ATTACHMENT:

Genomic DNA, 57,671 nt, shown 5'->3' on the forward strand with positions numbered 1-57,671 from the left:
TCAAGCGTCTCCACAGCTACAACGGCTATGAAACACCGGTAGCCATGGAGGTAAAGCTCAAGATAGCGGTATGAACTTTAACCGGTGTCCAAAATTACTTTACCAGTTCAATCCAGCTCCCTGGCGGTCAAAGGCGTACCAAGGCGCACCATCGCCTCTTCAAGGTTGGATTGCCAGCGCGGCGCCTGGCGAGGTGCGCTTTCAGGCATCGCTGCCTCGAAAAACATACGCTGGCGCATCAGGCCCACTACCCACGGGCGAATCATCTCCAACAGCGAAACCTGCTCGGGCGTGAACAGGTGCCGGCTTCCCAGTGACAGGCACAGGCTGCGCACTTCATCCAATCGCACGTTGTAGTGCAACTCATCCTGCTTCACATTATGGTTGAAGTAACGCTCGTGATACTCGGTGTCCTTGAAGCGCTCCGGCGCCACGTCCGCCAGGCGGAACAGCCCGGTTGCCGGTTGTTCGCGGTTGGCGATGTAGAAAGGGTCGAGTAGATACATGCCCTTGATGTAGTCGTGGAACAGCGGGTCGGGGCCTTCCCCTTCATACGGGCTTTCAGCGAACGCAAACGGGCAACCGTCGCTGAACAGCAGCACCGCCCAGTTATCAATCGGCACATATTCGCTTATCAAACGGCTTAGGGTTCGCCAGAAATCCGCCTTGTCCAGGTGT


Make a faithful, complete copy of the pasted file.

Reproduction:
Genomic DNA, 57,671 nt, shown 5'->3' on the forward strand with positions numbered 1-57,671 from the left:
TCAAGCGTCTCCACAGCTACAACGGCTATGAAACACCGGTAGCCATGGAGGTAAAGCTCAAGATAGCGGTATGAACTTTAACCGGTGTCCAAAATTACTTTACCAGTTCAATCCAGCTCCCTGGCGGTCAAAGGCGTACCAAGGCGCACCATCGCCTCTTCAAGGTTGGATTGCCAGCGCGGCGCCTGGCGAGGTGCGCTTTCAGGCATCGCTGCCTCGAAAAACATACGCTGGCGCATCAGGCCCACTACCCACGGGCGAATCATCTCCAACAGCGAAACCTGCTCGGGCGTGAACAGGTGCCGGCTTCCCAGTGACAGGCACAGGCTGCGCACTTCATCCAATCGCACGTTGTAGTGCAACTCATCCTGCTTCACATTATGGTTGAAGTAACGCTCGTGATACTCGGTGTCCTTGAAGCGCTCCGGCGCCACGTCCGCCAGGCGGAACAGCCCGGTTGCCGGTTGTTCGCGGTTGGCGATGTAGAAAGGGTCGAGTAGATACATGCCCTTGATGTAGTCGTGGAACAGCGGGTCGGGGCCTTCCCCTTCATACGGGCTTTCAGCGAACGCAAACGGGCAACCGTCGCTGAACAGCAGCACCGCCCAGTTATCAATCGGCACATATTCGCTTATCAAACGGCTTAGGGTTCGCCAGAAATCCGCCTTGTCCAGGTGT